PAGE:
David D. Kirkpatrick
QALYUBEYA, EGYPT: A fuel shortage has helped send food prices soaring. Electricity is blacking out even before the summer. And gas-line gunfights have killed at least five people and wounded dozens over the past two weeks.
The root of the crisis, economists say, is that Egypt is running out of the hard currency it needs for fuel imports. The shortage is raising questions about Egypt’s ability to keep importing wheat that is essential to subsidized bread supplies, stirring fears of an economic catastrophe at a time when the government is already struggling to quell violent protests by its political rivals.
Farmers already lack fuel for the pumps that irrigate their fields, and they say they fear they will not have enough for the tractors to reap their wheat next month before it rots in the fields.
U.S. officials are warning of disaster unless Egypt soon carries out a package of tax increases and subsidy cuts tied to a $4.8 billion loan from the International Monetary Fund. That would persuade other lenders that Egypt was creditworthy enough to obtain billions more in additional loans needed to meet its yawning deficit.
But fearful of a public reaction at a time when the streets are already near boiling, the government of President Mohammed Morsi has so far resisted an IMF deal, insisting that Egypt can wait.
Those who say Egypt cannot afford enough fuel are “trying to make problems for Morsi and his party,” said Naser el-Farash, the spokesman for the Ministry of Supply and Internal Trade and a fellow member of the Muslim Brotherhood’s political arm.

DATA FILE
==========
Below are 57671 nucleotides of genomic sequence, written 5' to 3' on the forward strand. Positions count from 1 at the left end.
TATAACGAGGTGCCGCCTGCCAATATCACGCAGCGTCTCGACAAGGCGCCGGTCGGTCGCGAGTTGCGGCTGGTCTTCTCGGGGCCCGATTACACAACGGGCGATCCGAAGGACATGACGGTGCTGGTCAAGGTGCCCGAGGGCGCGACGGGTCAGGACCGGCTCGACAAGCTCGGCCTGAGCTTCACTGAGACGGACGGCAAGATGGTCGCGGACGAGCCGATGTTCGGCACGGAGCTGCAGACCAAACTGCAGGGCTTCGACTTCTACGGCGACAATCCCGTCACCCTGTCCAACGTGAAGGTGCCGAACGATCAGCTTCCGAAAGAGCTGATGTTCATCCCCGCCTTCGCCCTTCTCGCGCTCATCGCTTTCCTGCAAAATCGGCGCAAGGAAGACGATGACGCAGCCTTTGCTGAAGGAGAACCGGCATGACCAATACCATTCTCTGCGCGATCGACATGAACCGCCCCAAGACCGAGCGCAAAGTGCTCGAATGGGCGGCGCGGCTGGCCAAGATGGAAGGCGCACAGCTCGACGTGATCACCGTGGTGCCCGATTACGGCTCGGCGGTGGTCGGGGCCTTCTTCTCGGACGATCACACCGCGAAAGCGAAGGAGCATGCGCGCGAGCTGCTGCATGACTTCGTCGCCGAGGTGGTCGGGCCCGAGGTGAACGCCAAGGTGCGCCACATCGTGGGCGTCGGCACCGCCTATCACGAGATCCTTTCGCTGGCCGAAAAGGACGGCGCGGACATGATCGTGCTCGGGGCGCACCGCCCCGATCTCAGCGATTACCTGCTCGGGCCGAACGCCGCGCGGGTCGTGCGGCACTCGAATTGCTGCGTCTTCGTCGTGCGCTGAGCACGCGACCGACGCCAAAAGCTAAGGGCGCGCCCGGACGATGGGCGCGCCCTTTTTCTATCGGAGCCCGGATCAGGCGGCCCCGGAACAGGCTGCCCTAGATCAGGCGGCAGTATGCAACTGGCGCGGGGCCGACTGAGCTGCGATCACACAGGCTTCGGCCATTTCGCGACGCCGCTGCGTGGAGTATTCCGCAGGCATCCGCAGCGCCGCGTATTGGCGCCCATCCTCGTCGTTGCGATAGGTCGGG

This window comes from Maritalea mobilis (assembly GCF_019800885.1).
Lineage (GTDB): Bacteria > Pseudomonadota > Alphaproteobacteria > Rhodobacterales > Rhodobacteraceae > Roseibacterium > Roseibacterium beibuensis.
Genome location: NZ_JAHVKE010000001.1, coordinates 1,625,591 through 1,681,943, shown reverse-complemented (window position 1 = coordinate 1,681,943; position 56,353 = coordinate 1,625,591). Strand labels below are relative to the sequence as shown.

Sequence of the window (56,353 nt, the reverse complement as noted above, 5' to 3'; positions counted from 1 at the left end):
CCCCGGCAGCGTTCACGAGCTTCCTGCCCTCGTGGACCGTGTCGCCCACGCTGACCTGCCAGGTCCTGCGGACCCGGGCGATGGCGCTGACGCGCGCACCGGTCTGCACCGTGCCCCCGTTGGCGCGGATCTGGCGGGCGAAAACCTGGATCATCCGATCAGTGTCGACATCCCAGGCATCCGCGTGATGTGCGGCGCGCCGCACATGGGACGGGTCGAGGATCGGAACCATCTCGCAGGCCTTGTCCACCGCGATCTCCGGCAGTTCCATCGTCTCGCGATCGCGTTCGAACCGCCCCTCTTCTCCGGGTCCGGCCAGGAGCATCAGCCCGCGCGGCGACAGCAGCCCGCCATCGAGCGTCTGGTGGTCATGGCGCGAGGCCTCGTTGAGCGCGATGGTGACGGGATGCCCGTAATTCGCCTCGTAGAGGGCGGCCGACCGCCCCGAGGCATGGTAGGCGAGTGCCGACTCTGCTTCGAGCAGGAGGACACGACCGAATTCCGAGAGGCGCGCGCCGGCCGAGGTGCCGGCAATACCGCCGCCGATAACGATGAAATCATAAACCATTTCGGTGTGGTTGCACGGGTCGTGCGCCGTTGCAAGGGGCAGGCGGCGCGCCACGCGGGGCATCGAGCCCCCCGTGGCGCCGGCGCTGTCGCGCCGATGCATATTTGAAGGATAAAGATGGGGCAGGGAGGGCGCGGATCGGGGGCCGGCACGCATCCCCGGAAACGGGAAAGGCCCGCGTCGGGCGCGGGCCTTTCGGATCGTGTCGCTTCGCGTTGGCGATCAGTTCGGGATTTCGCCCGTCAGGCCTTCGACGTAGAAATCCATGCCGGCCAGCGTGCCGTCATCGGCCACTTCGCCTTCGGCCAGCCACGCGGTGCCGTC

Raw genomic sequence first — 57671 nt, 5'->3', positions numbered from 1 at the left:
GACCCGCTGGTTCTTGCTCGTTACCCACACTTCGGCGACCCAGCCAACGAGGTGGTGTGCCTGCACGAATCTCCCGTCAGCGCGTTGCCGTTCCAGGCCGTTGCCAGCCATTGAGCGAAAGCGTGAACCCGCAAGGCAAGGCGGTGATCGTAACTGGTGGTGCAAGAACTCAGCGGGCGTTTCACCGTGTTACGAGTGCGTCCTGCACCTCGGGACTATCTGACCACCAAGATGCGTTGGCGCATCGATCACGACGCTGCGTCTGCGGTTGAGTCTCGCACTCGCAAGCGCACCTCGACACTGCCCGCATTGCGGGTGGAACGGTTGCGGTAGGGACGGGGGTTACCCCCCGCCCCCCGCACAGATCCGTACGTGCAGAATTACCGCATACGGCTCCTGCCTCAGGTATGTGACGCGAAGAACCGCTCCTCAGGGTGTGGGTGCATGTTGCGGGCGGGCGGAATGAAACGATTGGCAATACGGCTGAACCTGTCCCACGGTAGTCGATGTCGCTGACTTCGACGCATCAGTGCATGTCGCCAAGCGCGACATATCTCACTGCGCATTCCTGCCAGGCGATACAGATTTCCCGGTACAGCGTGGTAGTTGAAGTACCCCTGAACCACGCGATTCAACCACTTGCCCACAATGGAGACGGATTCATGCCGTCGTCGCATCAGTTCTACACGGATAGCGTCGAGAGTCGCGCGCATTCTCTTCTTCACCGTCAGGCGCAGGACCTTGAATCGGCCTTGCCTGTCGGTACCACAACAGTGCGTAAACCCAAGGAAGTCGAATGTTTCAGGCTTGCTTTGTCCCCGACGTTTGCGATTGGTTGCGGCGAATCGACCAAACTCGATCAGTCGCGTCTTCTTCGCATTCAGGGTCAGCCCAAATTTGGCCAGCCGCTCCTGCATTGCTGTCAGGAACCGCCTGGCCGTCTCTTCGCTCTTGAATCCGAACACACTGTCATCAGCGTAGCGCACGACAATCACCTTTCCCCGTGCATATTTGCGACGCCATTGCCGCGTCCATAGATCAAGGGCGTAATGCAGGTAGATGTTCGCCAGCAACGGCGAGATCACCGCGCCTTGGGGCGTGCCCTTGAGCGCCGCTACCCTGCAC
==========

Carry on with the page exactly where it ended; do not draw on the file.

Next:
Farash placed blame for the shortage of fuel on corruption left over from the government of Hosni Mubarak, combined with hoarding inspired by fear-mongering in the private news media. “They are against the revolution,” he said.
Independent analysts say that the growing shortage of fuel and the fear about wheat imports now pose the gravest threats to Egypt’s fragile stability.
“It has the potential to make things very, very bad,” said Yasser el-Shimy, an analyst for the International Crisis Group.
Egypt has held two years of unsuccessful talks with the IMF, and the current government is still balking at the politically painful package of overhauls — even as rising prices and unemployment make those measures more difficult with each passing day.
“They are operating on the notion that Egypt is too big to be allowed to fail, that the U.S. and the West will step in,” Shimy said. “They think Egypt has a right to get the loan, and I think they will probably keep pushing all the way.”
Officials of the Morsi government have indicated that they prefer to wait until the election of a new Parliament, which might demonstrate broader public agreement on the need for changes.
But a court decision striking down the election law has postponed the vote until at least the fall, and many economists say Egypt cannot endure the delay.